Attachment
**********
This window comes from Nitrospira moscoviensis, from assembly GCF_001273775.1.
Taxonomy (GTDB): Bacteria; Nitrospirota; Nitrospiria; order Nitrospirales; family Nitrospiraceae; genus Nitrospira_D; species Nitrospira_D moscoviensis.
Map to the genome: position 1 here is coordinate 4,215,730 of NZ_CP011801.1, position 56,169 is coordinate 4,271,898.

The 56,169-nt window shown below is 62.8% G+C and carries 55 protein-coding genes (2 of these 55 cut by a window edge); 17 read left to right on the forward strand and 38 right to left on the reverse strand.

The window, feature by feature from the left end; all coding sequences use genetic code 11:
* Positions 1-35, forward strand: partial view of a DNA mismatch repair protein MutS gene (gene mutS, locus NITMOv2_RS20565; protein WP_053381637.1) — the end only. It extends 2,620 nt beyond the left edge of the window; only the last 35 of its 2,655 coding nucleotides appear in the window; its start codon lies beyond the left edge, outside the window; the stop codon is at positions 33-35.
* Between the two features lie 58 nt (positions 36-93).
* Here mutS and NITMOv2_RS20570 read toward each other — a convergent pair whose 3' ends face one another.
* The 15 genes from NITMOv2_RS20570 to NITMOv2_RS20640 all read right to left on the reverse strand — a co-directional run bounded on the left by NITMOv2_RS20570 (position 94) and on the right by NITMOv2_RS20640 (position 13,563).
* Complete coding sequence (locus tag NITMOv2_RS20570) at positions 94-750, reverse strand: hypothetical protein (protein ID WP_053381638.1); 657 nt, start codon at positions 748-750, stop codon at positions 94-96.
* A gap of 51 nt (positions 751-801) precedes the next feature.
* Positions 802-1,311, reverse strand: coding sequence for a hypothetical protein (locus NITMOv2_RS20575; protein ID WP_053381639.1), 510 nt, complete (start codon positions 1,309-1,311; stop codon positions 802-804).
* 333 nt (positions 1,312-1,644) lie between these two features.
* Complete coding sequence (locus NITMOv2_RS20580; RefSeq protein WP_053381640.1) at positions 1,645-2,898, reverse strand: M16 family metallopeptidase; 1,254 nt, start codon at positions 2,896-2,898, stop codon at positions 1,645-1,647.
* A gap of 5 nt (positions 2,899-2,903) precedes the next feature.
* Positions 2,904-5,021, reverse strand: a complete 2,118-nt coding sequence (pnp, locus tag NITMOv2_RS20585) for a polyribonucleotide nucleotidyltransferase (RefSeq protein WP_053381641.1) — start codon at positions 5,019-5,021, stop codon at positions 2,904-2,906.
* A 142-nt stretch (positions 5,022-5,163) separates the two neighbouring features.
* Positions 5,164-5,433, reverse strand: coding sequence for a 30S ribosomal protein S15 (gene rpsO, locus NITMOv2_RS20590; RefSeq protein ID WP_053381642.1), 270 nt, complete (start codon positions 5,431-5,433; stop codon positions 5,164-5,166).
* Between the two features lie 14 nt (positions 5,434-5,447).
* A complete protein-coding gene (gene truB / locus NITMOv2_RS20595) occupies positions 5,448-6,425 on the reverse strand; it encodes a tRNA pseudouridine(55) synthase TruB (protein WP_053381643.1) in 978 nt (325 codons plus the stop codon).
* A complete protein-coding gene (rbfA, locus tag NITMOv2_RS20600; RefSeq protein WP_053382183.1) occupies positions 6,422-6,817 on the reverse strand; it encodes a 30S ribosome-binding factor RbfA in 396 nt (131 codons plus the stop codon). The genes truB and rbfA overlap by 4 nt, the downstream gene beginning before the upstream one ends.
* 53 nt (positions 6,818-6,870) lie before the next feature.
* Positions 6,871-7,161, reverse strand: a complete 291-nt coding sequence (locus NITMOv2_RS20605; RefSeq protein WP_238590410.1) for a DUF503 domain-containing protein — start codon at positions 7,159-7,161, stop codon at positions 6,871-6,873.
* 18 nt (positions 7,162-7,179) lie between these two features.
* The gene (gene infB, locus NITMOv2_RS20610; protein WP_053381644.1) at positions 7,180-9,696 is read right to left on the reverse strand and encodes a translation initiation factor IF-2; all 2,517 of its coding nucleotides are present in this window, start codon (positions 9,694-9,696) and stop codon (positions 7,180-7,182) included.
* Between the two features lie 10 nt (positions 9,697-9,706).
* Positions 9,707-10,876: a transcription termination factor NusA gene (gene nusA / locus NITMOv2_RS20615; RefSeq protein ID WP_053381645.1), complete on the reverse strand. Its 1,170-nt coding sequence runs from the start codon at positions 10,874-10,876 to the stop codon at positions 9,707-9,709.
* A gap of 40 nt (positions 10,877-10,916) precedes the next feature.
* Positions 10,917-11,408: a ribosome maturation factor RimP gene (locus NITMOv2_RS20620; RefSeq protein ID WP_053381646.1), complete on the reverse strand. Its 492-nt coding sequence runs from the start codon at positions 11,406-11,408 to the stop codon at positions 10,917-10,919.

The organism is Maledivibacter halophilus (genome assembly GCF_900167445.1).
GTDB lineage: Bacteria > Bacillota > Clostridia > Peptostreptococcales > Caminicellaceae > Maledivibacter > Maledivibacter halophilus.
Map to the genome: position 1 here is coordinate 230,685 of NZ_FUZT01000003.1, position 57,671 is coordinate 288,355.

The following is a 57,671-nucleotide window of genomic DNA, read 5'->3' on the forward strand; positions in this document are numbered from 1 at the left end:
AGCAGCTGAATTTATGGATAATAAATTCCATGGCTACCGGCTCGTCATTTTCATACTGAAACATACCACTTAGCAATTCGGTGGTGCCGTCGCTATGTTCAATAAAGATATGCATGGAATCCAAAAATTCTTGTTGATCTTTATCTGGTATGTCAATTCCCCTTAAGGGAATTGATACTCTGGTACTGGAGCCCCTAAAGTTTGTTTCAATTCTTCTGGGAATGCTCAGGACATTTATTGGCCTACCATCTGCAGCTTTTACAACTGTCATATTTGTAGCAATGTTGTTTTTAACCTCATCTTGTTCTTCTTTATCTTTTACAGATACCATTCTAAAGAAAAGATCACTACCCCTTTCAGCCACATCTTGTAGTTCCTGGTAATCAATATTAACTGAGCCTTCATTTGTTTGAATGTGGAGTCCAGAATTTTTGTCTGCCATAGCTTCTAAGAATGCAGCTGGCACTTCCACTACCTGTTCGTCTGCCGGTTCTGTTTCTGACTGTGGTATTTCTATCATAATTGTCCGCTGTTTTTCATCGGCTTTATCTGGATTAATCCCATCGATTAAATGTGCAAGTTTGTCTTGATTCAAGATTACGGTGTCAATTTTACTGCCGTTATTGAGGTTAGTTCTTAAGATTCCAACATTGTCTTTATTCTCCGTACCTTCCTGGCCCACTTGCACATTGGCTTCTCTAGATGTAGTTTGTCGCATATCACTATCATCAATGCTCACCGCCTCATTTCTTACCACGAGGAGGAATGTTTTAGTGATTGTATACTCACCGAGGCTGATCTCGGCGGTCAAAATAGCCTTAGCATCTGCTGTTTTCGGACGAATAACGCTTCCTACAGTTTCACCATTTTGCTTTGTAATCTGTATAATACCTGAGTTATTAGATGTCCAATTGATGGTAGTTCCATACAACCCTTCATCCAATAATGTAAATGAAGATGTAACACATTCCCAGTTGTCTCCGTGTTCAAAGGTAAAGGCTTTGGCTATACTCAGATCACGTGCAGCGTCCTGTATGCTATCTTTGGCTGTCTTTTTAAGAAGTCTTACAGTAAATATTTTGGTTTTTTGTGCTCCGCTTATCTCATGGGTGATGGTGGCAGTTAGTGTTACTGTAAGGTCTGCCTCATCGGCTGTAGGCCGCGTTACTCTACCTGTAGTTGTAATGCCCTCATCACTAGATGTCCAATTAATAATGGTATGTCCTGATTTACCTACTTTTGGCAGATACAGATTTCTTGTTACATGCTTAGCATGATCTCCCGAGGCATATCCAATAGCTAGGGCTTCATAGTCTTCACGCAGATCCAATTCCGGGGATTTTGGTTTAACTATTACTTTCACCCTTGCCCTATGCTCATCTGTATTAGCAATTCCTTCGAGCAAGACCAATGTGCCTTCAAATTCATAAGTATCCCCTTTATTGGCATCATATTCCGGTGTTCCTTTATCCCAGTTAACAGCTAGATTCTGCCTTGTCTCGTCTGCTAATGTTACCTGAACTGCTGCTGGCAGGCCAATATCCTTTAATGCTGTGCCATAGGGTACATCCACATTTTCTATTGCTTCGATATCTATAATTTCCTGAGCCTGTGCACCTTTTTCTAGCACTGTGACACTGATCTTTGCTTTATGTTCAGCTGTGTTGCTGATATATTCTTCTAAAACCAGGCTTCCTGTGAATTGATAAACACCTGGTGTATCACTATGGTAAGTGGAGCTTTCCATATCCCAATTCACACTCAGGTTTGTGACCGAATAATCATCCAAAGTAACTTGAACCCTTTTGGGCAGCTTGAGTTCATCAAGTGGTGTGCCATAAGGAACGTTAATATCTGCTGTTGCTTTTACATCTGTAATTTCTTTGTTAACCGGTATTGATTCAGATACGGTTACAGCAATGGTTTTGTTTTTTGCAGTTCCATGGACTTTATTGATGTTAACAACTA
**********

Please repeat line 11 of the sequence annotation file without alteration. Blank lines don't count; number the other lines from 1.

* A gap of 51 nt (positions 751-801) precedes the next feature.